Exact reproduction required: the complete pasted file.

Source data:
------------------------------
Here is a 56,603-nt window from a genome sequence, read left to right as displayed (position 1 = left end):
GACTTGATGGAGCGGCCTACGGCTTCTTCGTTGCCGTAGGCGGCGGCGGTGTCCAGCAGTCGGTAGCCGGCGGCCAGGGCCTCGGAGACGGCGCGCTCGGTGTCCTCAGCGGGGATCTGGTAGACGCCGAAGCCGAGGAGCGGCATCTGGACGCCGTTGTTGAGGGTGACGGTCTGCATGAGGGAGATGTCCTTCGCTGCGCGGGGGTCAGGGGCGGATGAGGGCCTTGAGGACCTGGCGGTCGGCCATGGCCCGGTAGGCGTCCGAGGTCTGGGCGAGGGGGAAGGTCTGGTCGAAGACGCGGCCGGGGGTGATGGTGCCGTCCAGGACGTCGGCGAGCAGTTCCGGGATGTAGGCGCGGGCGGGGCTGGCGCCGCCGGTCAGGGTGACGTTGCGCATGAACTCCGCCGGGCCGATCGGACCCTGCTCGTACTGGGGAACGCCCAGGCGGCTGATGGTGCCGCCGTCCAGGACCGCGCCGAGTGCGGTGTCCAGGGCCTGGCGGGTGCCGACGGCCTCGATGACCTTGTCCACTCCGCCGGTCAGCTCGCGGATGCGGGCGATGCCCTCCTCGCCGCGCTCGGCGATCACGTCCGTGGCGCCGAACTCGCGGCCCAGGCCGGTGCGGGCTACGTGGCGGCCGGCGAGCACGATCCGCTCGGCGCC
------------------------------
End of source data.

Here is a 56,603-nt window from a genome sequence, read left to right as displayed (position 1 = left end):
GACTTGATGGAGCGGCCTACGGCTTCTTCGTTGCCGTAGGCGGCGGCGGTGTCCAGCAGTCGGTAGCCGGCGGCCAGGGCCTCGGAGACGGCGCGCTCGGTGTCCTCAGCGGGGATCTGGTAGACGCCGAAGCCGAGGAGCGGCATCTGGACGCCGTTGTTGAGGGTGACGGTCTGCATGAGGGAGATGTCCTTCGCTGCGCGGGGGTCAGGGGCGGATGAGGGCCTTGAGGACCTGGCGGTCGGCCATGGCCCGGTAGGCGTCCGAGGTCTGGGCGAGGGGGAAGGTCTGGTCGAAGACGCGGCCGGGGGTGATGGTGCCGTCCAGGACGTCGGCGAGCAGTTCCGGGATGTAGGCGCGGGCGGGGCTGGCGCCGCCGGTCAGGGTGACGTTGCGCATGAACTCCGCCGGGCCGATCGGACCCTGCTCGTACTGGGGAACGCCCAGGCGGCTGATGGTGCCGCCGTCCAGGACCGCGCCGAGTGCGGTGTCCAGGGCCTGGCGGGTGCCGACGGCCTCGATGACCTTGTCCACTCCGCCGGTCAGCTCGCGGATGCGGGCGATGCCCTCCTCGCCGCGCTCGGCGATCACGTCCGTGGCGCCGAACTCGCGGCCCAGGCCGGTGCGGGCTACGTGGCGGCCGGCGAGCACGATCCGCTCGGCGCC